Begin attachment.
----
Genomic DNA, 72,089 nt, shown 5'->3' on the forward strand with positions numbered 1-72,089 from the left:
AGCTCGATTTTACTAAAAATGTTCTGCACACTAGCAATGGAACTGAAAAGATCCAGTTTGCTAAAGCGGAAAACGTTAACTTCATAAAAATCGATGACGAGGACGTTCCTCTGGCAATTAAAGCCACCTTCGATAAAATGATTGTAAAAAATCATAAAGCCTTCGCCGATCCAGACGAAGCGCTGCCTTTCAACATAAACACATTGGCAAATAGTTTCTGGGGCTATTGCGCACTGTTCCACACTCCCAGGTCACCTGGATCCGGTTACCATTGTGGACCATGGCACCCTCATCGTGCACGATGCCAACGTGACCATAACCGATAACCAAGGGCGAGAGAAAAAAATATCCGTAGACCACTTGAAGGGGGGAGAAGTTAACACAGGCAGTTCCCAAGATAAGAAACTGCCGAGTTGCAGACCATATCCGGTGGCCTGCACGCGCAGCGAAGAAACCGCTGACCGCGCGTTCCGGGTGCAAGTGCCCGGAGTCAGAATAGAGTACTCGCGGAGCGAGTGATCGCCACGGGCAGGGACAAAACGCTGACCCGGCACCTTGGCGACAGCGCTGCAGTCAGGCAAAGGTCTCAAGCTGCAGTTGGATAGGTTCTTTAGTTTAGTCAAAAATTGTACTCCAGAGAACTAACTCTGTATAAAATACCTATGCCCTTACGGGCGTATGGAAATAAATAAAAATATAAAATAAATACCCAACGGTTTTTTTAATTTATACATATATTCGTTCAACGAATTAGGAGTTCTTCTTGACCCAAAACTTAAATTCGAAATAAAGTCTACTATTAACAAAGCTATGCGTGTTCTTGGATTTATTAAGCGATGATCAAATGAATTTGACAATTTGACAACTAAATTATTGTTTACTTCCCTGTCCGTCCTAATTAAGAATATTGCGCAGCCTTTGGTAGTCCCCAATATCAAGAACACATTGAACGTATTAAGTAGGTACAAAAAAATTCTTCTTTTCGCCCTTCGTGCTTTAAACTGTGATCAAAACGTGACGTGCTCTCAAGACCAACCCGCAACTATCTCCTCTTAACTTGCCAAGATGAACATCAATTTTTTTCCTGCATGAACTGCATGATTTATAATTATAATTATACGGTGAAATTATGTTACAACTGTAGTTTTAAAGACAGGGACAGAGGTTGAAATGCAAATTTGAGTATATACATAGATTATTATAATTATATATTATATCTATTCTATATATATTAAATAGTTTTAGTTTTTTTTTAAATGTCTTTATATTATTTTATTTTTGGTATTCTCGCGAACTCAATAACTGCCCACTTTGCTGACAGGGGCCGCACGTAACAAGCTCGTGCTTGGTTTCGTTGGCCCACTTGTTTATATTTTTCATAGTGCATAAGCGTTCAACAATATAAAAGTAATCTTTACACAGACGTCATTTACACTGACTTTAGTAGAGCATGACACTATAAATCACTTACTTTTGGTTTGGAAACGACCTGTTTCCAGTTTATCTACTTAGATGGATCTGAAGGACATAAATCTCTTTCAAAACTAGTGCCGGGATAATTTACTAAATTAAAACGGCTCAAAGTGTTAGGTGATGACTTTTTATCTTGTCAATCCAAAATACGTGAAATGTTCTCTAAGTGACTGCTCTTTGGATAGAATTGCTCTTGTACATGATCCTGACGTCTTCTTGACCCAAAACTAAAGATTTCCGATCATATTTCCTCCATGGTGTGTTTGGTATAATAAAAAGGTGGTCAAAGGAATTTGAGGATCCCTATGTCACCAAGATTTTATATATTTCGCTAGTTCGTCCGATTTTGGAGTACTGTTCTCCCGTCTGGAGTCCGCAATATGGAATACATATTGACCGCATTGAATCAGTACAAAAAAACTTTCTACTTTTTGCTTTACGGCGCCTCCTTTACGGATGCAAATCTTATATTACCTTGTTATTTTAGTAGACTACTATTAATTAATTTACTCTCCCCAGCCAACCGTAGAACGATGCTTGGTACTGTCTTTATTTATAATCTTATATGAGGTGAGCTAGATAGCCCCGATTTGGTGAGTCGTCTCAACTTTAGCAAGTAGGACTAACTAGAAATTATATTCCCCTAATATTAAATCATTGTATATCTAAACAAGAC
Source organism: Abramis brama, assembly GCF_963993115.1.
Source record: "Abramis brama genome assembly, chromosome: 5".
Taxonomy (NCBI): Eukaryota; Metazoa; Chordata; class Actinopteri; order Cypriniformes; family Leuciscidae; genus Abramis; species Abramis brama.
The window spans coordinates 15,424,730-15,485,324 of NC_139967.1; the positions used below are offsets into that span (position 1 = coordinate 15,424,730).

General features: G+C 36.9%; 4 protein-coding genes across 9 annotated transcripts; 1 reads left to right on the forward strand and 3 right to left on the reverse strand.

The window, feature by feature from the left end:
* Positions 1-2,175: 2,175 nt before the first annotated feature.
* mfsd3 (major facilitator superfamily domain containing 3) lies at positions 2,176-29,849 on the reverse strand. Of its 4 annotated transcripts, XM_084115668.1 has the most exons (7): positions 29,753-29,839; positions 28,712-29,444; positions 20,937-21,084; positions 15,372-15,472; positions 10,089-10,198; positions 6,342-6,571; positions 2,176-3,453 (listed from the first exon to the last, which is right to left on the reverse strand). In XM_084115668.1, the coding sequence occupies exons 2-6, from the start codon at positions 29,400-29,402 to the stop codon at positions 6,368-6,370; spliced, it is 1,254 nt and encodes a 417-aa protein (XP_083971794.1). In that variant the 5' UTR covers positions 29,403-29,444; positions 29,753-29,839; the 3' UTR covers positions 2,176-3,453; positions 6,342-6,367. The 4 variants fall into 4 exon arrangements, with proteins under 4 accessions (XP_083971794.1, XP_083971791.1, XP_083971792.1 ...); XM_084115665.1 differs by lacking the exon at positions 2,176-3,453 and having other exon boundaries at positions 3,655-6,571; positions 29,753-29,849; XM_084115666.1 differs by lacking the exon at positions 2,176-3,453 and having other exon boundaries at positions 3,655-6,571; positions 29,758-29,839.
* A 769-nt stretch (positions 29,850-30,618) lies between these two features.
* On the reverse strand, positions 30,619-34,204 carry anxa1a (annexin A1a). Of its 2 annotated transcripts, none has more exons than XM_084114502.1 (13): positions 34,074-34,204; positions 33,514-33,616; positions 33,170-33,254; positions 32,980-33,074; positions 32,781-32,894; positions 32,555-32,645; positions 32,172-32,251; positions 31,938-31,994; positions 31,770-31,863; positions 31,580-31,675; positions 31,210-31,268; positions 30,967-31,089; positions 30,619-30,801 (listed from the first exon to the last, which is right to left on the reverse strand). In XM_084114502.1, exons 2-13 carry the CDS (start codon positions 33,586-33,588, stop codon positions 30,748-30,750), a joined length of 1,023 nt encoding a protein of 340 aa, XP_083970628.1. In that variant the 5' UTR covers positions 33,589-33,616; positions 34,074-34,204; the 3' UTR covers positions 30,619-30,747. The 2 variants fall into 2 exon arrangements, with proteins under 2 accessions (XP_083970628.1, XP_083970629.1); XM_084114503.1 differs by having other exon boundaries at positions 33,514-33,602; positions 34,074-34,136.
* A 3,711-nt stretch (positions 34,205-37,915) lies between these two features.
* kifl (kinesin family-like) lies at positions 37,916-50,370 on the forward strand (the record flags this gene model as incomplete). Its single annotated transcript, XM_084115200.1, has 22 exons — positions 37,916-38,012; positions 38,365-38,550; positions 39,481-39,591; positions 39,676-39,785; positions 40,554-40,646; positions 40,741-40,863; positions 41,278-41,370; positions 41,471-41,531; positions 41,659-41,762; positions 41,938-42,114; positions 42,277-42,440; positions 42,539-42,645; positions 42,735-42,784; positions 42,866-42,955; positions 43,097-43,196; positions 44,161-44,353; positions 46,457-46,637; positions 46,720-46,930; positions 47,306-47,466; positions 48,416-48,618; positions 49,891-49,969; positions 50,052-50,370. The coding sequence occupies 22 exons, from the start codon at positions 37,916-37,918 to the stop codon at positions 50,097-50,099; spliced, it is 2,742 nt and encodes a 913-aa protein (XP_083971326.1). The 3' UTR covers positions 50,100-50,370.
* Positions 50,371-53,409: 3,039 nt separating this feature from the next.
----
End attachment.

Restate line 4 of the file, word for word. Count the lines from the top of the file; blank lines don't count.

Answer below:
Source record: "Abramis brama genome assembly, chromosome: 5".